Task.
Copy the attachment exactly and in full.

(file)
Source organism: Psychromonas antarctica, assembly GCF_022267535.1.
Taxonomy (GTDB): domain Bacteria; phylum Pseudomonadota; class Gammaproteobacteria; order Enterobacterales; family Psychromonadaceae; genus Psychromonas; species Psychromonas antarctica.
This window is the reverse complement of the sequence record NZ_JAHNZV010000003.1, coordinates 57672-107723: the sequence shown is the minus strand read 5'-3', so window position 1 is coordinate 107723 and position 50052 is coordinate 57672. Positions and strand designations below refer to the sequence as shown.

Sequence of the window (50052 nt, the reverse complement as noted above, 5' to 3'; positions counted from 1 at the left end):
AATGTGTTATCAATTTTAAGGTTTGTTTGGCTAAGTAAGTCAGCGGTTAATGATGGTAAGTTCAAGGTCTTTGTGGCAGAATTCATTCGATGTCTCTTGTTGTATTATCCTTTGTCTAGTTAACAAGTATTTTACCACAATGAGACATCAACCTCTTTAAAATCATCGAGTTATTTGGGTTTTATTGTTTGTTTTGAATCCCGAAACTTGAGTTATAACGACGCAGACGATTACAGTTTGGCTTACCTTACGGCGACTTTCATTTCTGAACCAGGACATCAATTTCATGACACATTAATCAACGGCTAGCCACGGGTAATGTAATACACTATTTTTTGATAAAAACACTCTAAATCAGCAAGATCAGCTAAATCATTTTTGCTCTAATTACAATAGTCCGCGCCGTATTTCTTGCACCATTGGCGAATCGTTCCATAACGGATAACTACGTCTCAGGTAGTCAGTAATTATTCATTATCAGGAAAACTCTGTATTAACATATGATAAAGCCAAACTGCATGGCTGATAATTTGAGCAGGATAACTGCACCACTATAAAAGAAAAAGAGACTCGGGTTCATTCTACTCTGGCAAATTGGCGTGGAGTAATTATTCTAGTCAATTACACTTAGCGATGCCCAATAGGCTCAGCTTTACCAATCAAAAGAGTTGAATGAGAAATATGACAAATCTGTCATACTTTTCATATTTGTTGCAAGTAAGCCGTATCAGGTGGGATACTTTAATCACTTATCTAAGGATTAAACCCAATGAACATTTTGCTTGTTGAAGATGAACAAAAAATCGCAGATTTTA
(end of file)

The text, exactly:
Source organism: Psychromonas antarctica, assembly GCF_022267535.1.
Taxonomy (GTDB): domain Bacteria; phylum Pseudomonadota; class Gammaproteobacteria; order Enterobacterales; family Psychromonadaceae; genus Psychromonas; species Psychromonas antarctica.
This window is the reverse complement of the sequence record NZ_JAHNZV010000003.1, coordinates 57672-107723: the sequence shown is the minus strand read 5'-3', so window position 1 is coordinate 107723 and position 50052 is coordinate 57672. Positions and strand designations below refer to the sequence as shown.

Sequence of the window (50052 nt, the reverse complement as noted above, 5' to 3'; positions counted from 1 at the left end):
AATGTGTTATCAATTTTAAGGTTTGTTTGGCTAAGTAAGTCAGCGGTTAATGATGGTAAGTTCAAGGTCTTTGTGGCAGAATTCATTCGATGTCTCTTGTTGTATTATCCTTTGTCTAGTTAACAAGTATTTTACCACAATGAGACATCAACCTCTTTAAAATCATCGAGTTATTTGGGTTTTATTGTTTGTTTTGAATCCCGAAACTTGAGTTATAACGACGCAGACGATTACAGTTTGGCTTACCTTACGGCGACTTTCATTTCTGAACCAGGACATCAATTTCATGACACATTAATCAACGGCTAGCCACGGGTAATGTAATACACTATTTTTTGATAAAAACACTCTAAATCAGCAAGATCAGCTAAATCATTTTTGCTCTAATTACAATAGTCCGCGCCGTATTTCTTGCACCATTGGCGAATCGTTCCATAACGGATAACTACGTCTCAGGTAGTCAGTAATTATTCATTATCAGGAAAACTCTGTATTAACATATGATAAAGCCAAACTGCATGGCTGATAATTTGAGCAGGATAACTGCACCACTATAAAAGAAAAAGAGACTCGGGTTCATTCTACTCTGGCAAATTGGCGTGGAGTAATTATTCTAGTCAATTACACTTAGCGATGCCCAATAGGCTCAGCTTTACCAATCAAAAGAGTTGAATGAGAAATATGACAAATCTGTCATACTTTTCATATTTGTTGCAAGTAAGCCGTATCAGGTGGGATACTTTAATCACTTATCTAAGGATTAAACCCAATGAACATTTTGCTTGTTGAAGATGAACAAAAAATCGCAGATTTTA